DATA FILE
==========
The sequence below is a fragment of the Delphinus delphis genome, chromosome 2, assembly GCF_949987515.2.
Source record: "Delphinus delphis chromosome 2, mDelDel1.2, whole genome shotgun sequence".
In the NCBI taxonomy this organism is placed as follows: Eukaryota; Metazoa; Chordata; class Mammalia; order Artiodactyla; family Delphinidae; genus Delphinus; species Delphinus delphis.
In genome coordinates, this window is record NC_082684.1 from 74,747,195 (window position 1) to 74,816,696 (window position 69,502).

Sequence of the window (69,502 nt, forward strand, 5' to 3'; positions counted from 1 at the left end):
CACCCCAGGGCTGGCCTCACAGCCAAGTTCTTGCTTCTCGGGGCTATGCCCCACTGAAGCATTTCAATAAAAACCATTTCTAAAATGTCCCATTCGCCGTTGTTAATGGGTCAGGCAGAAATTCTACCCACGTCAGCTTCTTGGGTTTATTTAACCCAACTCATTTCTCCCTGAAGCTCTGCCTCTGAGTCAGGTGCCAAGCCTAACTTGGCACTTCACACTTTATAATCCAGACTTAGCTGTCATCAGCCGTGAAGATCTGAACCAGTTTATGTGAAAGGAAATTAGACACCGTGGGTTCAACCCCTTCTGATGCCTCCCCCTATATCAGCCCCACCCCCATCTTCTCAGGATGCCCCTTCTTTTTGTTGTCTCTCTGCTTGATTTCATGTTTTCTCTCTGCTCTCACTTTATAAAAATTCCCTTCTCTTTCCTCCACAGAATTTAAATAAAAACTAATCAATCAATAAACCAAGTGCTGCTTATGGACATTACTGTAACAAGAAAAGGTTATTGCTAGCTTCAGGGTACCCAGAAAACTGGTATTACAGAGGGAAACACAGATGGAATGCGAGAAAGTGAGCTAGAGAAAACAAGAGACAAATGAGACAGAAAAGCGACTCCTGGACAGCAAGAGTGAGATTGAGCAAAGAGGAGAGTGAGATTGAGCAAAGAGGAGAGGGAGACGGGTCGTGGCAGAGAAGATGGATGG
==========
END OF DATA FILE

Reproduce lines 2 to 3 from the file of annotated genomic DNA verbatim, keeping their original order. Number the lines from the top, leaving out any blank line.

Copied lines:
Source record: "Delphinus delphis chromosome 2, mDelDel1.2, whole genome shotgun sequence".
In the NCBI taxonomy this organism is placed as follows: Eukaryota; Metazoa; Chordata; class Mammalia; order Artiodactyla; family Delphinidae; genus Delphinus; species Delphinus delphis.